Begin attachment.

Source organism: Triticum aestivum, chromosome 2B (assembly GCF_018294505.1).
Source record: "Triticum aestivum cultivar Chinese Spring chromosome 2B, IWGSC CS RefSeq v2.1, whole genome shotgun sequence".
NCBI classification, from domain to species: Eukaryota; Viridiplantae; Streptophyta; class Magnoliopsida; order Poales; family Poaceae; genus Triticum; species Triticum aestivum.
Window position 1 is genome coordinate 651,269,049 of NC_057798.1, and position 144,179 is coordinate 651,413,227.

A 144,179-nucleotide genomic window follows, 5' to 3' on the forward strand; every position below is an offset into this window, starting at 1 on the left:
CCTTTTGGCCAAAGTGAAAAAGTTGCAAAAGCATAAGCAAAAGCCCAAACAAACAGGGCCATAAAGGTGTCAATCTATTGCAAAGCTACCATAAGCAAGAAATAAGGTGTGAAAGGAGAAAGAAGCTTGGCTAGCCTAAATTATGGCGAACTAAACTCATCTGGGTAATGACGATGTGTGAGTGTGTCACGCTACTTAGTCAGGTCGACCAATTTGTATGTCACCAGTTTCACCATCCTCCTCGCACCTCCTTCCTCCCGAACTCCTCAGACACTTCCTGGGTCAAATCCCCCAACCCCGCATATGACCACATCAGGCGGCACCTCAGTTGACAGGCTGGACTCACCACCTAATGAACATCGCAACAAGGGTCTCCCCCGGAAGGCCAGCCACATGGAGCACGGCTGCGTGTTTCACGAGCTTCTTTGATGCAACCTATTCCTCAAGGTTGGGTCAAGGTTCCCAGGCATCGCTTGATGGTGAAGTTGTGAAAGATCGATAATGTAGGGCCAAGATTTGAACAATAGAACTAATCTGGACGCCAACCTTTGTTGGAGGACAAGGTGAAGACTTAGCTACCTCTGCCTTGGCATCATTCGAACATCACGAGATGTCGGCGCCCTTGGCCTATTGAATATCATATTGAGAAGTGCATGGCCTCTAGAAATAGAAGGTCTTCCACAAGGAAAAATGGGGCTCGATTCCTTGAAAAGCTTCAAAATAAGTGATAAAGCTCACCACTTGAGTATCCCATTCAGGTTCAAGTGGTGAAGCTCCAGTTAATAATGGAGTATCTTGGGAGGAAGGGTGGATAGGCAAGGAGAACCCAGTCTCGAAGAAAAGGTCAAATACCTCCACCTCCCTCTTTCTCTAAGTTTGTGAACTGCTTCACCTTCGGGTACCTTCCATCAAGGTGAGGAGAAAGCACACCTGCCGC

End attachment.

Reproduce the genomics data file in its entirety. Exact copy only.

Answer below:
Source organism: Triticum aestivum, chromosome 2B (assembly GCF_018294505.1).
Source record: "Triticum aestivum cultivar Chinese Spring chromosome 2B, IWGSC CS RefSeq v2.1, whole genome shotgun sequence".
NCBI classification, from domain to species: Eukaryota; Viridiplantae; Streptophyta; class Magnoliopsida; order Poales; family Poaceae; genus Triticum; species Triticum aestivum.
Window position 1 is genome coordinate 651,269,049 of NC_057798.1, and position 144,179 is coordinate 651,413,227.

A 144,179-nucleotide genomic window follows, 5' to 3' on the forward strand; every position below is an offset into this window, starting at 1 on the left:
CCTTTTGGCCAAAGTGAAAAAGTTGCAAAAGCATAAGCAAAAGCCCAAACAAACAGGGCCATAAAGGTGTCAATCTATTGCAAAGCTACCATAAGCAAGAAATAAGGTGTGAAAGGAGAAAGAAGCTTGGCTAGCCTAAATTATGGCGAACTAAACTCATCTGGGTAATGACGATGTGTGAGTGTGTCACGCTACTTAGTCAGGTCGACCAATTTGTATGTCACCAGTTTCACCATCCTCCTCGCACCTCCTTCCTCCCGAACTCCTCAGACACTTCCTGGGTCAAATCCCCCAACCCCGCATATGACCACATCAGGCGGCACCTCAGTTGACAGGCTGGACTCACCACCTAATGAACATCGCAACAAGGGTCTCCCCCGGAAGGCCAGCCACATGGAGCACGGCTGCGTGTTTCACGAGCTTCTTTGATGCAACCTATTCCTCAAGGTTGGGTCAAGGTTCCCAGGCATCGCTTGATGGTGAAGTTGTGAAAGATCGATAATGTAGGGCCAAGATTTGAACAATAGAACTAATCTGGACGCCAACCTTTGTTGGAGGACAAGGTGAAGACTTAGCTACCTCTGCCTTGGCATCATTCGAACATCACGAGATGTCGGCGCCCTTGGCCTATTGAATATCATATTGAGAAGTGCATGGCCTCTAGAAATAGAAGGTCTTCCACAAGGAAAAATGGGGCTCGATTCCTTGAAAAGCTTCAAAATAAGTGATAAAGCTCACCACTTGAGTATCCCATTCAGGTTCAAGTGGTGAAGCTCCAGTTAATAATGGAGTATCTTGGGAGGAAGGGTGGATAGGCAAGGAGAACCCAGTCTCGAAGAAAAGGTCAAATACCTCCACCTCCCTCTTTCTCTAAGTTTGTGAACTGCTTCACCTTCGGGTACCTTCCATCAAGGTGAGGAGAAAGCACACCTGCCGC